Other cross-sectional studies have confirmed that there are significant racial, ethnic, and gender differences among underserved adolescents concerning food preferences, food-buying behaviors, and perceived barriers to healthy eating. [15,16] Thus, our study is novel in building on the need to address these issues with the implementation of a direct personalized nutrition intervention.
Although the cohort of youth participating was small, these preliminary results are promising, as this is a unique study addressing dietary intake and shopping behaviors in the context of improving self-efficacy in adolescents. In identifying potential means to establish meaningful and sustainable behavioral change surrounding nutrition amongst adolescents, this pilot study outlines a simple approach to empower youth to be more active participants in their dietary intake.
Limitations of the study include: 1) short timeframe of the intervention; 2) small sample size; and 3) adolescents volunteered to participate in the intervention, so were likely more interested in learning new information and changing their behavior, than adolescents in general. Further studies are necessary to fully determine the effect that this approach may have over time on dietary intake and food purchasing.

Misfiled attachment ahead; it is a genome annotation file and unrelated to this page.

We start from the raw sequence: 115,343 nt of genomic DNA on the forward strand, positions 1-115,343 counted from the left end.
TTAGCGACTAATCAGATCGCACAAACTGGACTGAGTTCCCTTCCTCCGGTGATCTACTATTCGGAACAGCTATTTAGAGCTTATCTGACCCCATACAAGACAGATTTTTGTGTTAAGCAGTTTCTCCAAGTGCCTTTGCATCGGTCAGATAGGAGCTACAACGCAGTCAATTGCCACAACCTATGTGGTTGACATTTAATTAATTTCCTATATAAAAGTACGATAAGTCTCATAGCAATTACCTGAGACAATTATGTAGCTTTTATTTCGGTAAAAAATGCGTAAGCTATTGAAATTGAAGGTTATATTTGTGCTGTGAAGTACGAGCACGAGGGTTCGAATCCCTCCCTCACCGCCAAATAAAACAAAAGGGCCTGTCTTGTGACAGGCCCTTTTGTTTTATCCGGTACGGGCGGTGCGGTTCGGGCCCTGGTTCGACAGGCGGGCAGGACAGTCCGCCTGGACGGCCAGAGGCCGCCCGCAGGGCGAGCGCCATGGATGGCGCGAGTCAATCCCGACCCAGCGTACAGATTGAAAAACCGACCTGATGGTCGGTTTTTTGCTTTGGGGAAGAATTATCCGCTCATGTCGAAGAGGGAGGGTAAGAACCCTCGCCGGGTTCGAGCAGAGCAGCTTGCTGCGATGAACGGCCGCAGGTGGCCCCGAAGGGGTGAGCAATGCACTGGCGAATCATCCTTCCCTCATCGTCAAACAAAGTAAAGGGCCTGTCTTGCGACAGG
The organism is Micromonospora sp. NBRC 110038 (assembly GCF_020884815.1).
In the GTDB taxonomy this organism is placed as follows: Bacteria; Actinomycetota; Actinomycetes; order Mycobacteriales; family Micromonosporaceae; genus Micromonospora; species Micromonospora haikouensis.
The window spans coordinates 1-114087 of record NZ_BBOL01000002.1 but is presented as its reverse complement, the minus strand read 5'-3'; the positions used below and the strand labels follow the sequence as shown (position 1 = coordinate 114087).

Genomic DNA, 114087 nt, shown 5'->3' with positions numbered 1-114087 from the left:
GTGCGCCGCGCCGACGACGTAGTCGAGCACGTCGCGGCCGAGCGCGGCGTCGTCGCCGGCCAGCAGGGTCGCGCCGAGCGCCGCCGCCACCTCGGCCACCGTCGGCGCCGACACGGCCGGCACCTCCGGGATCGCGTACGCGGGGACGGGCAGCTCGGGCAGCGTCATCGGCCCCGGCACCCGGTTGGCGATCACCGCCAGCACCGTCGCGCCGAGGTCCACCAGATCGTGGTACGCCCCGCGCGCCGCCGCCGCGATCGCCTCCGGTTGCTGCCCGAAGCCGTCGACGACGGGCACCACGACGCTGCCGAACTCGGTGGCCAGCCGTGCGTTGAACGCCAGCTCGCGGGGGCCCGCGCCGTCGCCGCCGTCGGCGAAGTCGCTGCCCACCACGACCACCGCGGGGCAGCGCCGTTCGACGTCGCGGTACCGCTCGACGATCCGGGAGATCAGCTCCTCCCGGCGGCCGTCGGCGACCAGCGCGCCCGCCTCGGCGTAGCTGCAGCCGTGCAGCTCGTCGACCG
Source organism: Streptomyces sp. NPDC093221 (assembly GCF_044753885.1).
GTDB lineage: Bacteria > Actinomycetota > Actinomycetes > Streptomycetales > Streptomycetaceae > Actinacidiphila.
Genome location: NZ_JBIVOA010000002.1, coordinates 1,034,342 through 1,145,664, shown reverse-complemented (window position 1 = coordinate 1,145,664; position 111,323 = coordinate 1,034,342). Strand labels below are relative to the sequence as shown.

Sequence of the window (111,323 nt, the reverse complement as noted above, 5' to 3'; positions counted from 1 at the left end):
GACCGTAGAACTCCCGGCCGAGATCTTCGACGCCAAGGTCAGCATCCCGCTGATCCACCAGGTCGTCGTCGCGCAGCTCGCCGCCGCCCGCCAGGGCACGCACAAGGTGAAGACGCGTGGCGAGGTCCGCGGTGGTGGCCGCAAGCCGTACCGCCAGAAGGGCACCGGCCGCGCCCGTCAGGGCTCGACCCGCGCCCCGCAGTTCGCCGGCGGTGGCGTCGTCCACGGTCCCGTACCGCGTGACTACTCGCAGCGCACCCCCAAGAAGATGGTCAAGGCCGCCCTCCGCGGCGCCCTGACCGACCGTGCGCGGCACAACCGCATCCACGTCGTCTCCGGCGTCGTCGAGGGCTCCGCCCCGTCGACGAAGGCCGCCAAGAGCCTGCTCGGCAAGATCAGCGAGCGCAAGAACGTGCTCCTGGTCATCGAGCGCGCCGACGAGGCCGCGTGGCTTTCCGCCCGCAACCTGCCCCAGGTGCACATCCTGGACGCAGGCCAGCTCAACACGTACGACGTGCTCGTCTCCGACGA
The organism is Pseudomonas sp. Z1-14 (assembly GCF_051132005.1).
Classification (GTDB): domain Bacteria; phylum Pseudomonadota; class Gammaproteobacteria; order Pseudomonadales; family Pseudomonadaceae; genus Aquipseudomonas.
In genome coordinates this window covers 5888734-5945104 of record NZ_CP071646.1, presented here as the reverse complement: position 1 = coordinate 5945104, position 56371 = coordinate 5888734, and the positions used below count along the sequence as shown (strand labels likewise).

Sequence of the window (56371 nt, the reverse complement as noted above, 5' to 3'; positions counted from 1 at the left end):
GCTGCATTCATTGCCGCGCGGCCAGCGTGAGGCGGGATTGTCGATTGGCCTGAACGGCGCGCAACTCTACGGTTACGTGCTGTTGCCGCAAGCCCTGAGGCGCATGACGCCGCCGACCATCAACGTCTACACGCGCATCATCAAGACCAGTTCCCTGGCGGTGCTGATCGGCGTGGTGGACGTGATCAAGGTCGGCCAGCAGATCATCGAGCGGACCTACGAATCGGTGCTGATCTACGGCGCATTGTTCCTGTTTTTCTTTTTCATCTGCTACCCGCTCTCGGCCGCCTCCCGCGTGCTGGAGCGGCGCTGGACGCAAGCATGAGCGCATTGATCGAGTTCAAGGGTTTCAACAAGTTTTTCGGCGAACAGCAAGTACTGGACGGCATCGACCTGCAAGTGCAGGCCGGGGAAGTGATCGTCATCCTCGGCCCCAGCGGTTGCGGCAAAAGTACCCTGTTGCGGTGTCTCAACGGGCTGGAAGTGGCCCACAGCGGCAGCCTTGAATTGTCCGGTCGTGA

Similar to how the quantitative data indicates a positive impact of the educational intervention, additional qualitative data collected by the researchers in the form of comments further supported the perceived impact. In the formative phase, it was noted that the participants had a low baseline level of nutrition knowledge. Throughout the study, it became clear that the knowledge deficit was not due to lack of concern. Particular comments such as “Wow, no one ever took the time to explain that to me” with respect to how to calculate calories in a bag of potato chips and “My boyfriend gets mad at me now because I take too long in the market reading food labels.” suggest that this project has impacted the behaviors and knowledge of these adolescents beyond what the quantitative data shows.
Implications for research and practice
This and other public health interventions aimed to improve self-efficacy by addressing the more complicated structural factors surrounding diet can be an important addition to improving the health of underserved adolescents. The benefits for this research model are three-fold: first, it is a simple model which requires little start up resources; second, it applies the appropriate level of health literacy in utilizing tools that are easily understood by adolescents; and third, it focuses research efforts on food purchasing from local markets identified by the research participants. Therefore, this approach provides a personalized, attainable brief-intervention model that could be useful for organizations of any level. Future endeavors to expand upon these findings should focus on continuity and relationship building through implementing personalized educational intervention sessions.